Online versus print

Here’s another article on the importance of emerging online literary journals. The article mentions the excellent Absinthe Literary Review, Jacket, Tatlin’s Tower, and Sweet Fancy Moses. (Thanks to Ed for this link, too.)

On edit: I didn’t mention that the article incorrectly says that Exquisite Corpse is out of business. I was kind of assuming that all of you read Exquisite Corpse and knew that already, but it’s worth mentioning just in case.

Peace negotiations

Yesterday Israel explicitly recognized the Palestinian right to statehood. Prime Minister Sharon, usually known for his hawkish tendencies, defended his vote to right-wing Parliament members, saying:

You may not like the word, but what’s happening is occupation. . . . Holding 3.5 million Palestinians is a bad thing for Israel, for the Palestinians and for the Israeli economy. We have to end this subject without risking our security.

More on The Believer

In an article published yesterday, Heidi Julavits calls The Believer a “pro-bono, pull-your-pennies-together real labor of love.” She and the other editors are not getting paid.

In fact, the editors “contributed money for the magazine’s start-up costs, and McSweeney’s provided publishing and distribution services, Julavits said.”

Don Lee, editor of Ploughshares, provided his assessment of the magazine for the article:

It really seems like a utopian literary magazine. This is the sort of thing everyone dreams of — having this quality of staff on board.

(Thanks to Ed for the link.)

Online story in ZAS

The lead story in the current issue of Zoetrope: All-Story, Chimamanda Ngozi Adichie‘s “Half of a Yellow Sun,” originally appeared in Literary Potpourri, an excellent online journal.

(For the uninitiated, Zoetrope: All-Story “was recently recognized with five Pushcart Prizes for its 2002 stories, a record for the award’s 28-year history, and a selection for Best American Short Stories.”)

Umbrella story

In response to my umbrella complaints, Matt sends this tidbit:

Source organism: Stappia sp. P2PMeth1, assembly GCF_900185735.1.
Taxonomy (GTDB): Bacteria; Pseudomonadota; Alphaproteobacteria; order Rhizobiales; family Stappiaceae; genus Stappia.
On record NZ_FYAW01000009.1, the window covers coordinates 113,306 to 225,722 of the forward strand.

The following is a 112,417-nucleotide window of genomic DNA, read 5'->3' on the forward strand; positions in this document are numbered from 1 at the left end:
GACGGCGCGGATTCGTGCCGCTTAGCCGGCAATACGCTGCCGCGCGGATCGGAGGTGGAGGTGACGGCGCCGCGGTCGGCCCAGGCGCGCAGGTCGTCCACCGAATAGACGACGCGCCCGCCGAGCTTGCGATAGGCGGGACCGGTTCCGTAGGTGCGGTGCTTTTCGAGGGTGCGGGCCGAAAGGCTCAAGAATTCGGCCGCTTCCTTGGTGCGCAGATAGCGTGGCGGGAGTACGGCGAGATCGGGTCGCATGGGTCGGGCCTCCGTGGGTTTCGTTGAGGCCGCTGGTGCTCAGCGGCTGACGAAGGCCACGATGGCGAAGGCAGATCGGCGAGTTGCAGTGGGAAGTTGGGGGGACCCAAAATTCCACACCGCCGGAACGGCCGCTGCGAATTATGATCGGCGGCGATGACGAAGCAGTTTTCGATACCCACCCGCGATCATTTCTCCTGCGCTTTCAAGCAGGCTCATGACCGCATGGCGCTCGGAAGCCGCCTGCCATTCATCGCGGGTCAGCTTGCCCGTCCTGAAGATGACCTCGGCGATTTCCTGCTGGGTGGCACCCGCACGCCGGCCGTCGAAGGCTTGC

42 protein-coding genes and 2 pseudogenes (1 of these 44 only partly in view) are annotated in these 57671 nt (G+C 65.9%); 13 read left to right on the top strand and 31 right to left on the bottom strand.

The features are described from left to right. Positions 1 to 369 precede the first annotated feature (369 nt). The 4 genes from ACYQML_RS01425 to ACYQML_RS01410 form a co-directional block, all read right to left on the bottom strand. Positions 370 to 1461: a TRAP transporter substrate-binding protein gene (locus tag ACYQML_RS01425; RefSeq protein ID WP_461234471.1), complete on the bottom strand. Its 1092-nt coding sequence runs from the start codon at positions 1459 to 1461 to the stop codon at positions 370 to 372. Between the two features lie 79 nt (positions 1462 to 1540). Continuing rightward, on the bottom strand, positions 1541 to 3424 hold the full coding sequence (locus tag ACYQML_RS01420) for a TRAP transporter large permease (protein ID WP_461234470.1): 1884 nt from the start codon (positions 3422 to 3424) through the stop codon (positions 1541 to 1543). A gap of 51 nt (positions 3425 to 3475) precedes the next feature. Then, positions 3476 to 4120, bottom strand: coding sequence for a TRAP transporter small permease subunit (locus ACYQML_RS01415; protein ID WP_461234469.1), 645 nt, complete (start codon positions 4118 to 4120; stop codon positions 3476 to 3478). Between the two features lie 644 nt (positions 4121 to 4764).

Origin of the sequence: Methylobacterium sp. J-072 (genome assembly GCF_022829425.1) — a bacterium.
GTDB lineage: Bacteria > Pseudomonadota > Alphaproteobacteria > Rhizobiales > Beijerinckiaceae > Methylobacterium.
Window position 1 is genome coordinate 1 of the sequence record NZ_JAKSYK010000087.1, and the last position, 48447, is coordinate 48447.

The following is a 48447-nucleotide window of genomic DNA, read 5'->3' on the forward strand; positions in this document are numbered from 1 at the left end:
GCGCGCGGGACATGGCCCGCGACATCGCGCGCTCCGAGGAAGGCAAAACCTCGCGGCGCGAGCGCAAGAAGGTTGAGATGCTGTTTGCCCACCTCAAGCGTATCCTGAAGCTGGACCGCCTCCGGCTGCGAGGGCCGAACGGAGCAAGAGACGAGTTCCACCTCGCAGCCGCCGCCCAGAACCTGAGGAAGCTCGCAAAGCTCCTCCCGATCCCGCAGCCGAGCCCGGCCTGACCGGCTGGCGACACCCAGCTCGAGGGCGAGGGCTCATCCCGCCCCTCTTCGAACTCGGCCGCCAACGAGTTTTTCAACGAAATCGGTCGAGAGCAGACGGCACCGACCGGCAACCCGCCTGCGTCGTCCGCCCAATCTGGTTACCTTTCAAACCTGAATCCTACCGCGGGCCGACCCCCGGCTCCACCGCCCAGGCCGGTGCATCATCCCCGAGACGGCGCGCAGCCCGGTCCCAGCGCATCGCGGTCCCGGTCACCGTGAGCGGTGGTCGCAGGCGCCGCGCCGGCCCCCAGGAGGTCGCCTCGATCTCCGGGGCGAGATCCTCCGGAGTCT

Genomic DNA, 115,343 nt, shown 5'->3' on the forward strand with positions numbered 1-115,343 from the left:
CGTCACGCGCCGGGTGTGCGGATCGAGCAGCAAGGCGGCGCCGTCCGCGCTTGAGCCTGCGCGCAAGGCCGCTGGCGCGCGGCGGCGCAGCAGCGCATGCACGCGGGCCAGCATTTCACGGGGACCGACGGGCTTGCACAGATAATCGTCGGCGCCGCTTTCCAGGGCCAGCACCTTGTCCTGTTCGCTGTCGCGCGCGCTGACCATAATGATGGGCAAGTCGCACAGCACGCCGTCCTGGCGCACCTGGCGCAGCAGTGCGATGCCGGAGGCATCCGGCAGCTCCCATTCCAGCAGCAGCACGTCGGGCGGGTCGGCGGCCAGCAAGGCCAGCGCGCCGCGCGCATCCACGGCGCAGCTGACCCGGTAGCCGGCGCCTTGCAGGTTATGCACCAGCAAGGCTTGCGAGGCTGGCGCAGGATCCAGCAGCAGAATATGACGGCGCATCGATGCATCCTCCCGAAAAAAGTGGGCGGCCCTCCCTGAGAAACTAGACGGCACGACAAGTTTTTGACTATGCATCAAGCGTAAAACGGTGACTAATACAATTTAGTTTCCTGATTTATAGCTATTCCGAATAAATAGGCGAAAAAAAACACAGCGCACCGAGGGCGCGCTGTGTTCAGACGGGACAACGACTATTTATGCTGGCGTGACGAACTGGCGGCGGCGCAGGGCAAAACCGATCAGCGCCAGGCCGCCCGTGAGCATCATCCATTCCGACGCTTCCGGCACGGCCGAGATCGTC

Last night at the Christopher St. PATH Station (circa 2am) I witnessed this romantic exchange:

Guy: I like your umbrella
Gal: Thanks…it’s an umbrella for one.
Guy: Huh?
Gal: I’m alone…single.
Guy: (speechless)
Gal: How psyched are you?

Shortly thereafter I saw them exchanging phone numbers.

No unhappy endings

This weekend a friend told me that someone she knows was laid off a few months ago from an editor gig with a UK publisher. The job as I understand it focused on women’s writing and the significant market for it.

The laid-off editor told my friend that UK publishers increasingly direct their attentions to promoting books in the marketplace and are less and less interested in the quality of the writing they sell. The assessment is sweeping, I know, but this article about the sorry state of women’s lit in the UK lends credence to it.


Why do the ugliest umbrellas last the longest?

The plain black one I bought last month bit the dust this morning; my favorite red one died over the weekend.

But the purple and black monstrosity that a friend bought on a street corner for $3 while visiting a few years ago is still going strong. It’s the standby for true emergencies.

Oryx and Crake

Margaret Atwood’s latest book, a bio-apocalyptic tale that takes on genetic engineering and emerging viruses, has been generating lots of commentary.

Lorrie Moore referred to it in a recent New Yorker as a “towering and intrepid new novel.” Last week Slate offered a round-up of reviews from Moore and other impressed critics, one of whom said, “what saves Atwood’s nightmare vision from didacticism is her gift for the arresting detail, the little rockslides that augur the avalanche.”

I’m just not convinced. The Handmaid’s Tale, while powerful enough as a parable, was so didactic to my ear that I swore off all Atwood books after reading it. I don’t mind some of her (dark) love poems, though.